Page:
However, my fridge is here is not new. And being a good Texan girl, I like ice cubes in my water and tea! So, the poor freezer compartment likes to frost & freeze over. I had on my agenda to defrost the freezer yesterday during my work holiday for PNG Independence Day. I visited with some friends instead. So, up early today to defrost. On the stove, I made a nest of clean bath towels, stacked up my frozen things, and wrapped the towels up and over. Be creative when you do not have a large ice chest. I only have the lunch size ice chest. Place bowls of hot water in the freezer compartment to hasten the melting of the ice. Scrape ice off onto a plate. I used to try to catch with my hand. Too Cold For Hands. Wash with baking soda & water. Let dry. Place all of the items back in clean, dry freezer. Then wipe down inside of fridge portion. Discover the container of veggies hiding in the back of that bottom shelf! Take old veggies out to the compost pile. Enjoy the thought that it will be a while before I need to do this again.

And thanks, Karen, for the idea of placing my water filled ice trays in zip bag when putting in to make ice cubes. Contain the vapor and condensation!

Part 2 of Adventures in Flying to Walagu

August 29, 2019

Dickson was scheduled to fly out to Walagu on Tuesday of this week. He had a 6:30 am pickup by the aviation bus. I went out to the airstrip at about 7 am in a borrowed car. The weather reports from both Walagu and Bosavi (another very close air strip) were not good. Finally about 9:30 to 9:45, after talking once again to Bosavi, the pilot made the decision that the legs to Bosavi and Walagu could not happen that day. The cargo for those two stops was offloaded, and the flight went on to drop people off at the other stops, as well as pick up other people coming into Ukarumpa.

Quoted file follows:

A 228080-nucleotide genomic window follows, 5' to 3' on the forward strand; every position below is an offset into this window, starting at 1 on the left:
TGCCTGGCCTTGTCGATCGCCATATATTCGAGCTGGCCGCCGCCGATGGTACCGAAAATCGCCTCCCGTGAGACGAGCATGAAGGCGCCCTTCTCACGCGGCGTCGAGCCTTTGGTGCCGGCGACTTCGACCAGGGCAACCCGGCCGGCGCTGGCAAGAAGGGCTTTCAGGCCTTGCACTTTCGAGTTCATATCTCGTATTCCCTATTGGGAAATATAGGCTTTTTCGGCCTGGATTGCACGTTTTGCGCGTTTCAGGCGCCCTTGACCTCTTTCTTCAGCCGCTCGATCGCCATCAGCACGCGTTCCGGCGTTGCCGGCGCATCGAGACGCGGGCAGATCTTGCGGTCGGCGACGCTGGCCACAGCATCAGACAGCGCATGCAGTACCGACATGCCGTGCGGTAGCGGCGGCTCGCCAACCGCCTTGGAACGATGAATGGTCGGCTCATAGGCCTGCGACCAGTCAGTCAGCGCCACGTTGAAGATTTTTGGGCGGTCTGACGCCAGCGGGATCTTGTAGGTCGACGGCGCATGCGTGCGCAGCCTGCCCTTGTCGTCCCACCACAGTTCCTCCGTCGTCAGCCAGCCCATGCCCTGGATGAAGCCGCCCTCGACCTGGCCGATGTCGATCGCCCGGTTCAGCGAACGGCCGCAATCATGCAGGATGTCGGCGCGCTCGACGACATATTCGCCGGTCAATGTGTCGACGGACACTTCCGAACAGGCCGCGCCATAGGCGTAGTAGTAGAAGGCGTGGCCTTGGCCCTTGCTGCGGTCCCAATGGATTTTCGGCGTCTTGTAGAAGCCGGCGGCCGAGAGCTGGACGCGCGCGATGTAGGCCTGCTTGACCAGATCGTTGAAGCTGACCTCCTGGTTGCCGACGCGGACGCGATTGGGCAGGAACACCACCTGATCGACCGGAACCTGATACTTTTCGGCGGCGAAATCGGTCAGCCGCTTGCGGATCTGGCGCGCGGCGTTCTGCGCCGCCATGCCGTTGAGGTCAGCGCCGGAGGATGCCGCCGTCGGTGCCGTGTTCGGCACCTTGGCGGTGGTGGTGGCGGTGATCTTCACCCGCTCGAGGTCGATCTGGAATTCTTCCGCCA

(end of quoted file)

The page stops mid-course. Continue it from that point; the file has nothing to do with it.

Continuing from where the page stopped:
To be honest, for the first few moments, it was so difficult and disappointing! But once the initial disappointment was over, I was so glad that the decision was made for safety!! But I was also in the back of my mind thinking, “Oh no, what will I do with Dickson!” So, I called the training center. He could go back into his dorm room. Hurray, they had not cleaned it yet ~ good for them to not need to clean it again. They had to check on the potential for meals. I did beg just a little bit. Yes, of course, he could have lunch, dinner, then breakfast before trying again Wednesday morning.
You have to understand that this time of the year is cloudy/rainy season in the greater Bosavi district of Papua New Guinea. It begins with morning fag which may burn away by late morning. Or you just might spend the day in the clouds with drizzly rain all day. No sun, no dry airstrip, just cold dampness that makes you feel like you are getting moldy just sitting there.

Wednesday morning, it was a later scheduled start, with just the two stops at Bosavi and Walagu, no pressure to finish in time for the rest of the program (that happened on Tuesday). The teaching team was able to get out to Bosavi. Dickson was able to get back to Walagu.

Of all of the photos that I took of Dickson, this one in the plane headed home was the biggest smile. He worked so hard, but as you can see, he was so happy to be heading home.

Here is Wednesday’s pilot doing the safety check pre-departure. Safety first. Missionary Pilots Are My Heroes!

For me, it is always a bit poignant when the plane takes off, leaving me behind. And Tuesday’s flight was so full with people and cargo. I did briefly think, hey there is not a full plane today. I could just fly to Walagu, say hello to my friends, then fly back! Not a financially wise choice, so common sense won out, but I did thing about it!

Thanks always for your prayers for not only the difficult work of Bible translation, learning computer skills, etc., but for safety in traveling our wild & wonderful Papua New Guinea.

Dickson flies back out to Walagu on Tuesday, PNG time

August 26, 2019

Monday was Dickson Wadaga’s last full day at Ukarumpa. He is scheduled to fly out from Ukarumpa to Walagu at 8 a.m. Tuesday (that would Monday afternoon 5p.m. Texas time).

I invited Dickson to eat dinner at my house tonight to celebrate the hard work accomplished during his time here. I also invited Johann and Antonia Alberts as well as Sylvia Grosh. Sylvia flies out to Bosavi on the same flight that Dickson travels to Walagu. Please join us in praying for good weather for the take offs, landings, and flying times tomorrow. The plane has a very busy schedule with many people coming and going.

This tired mentor is ready to head to bed!

Thoughts from a mentor . . .

August 15, 2019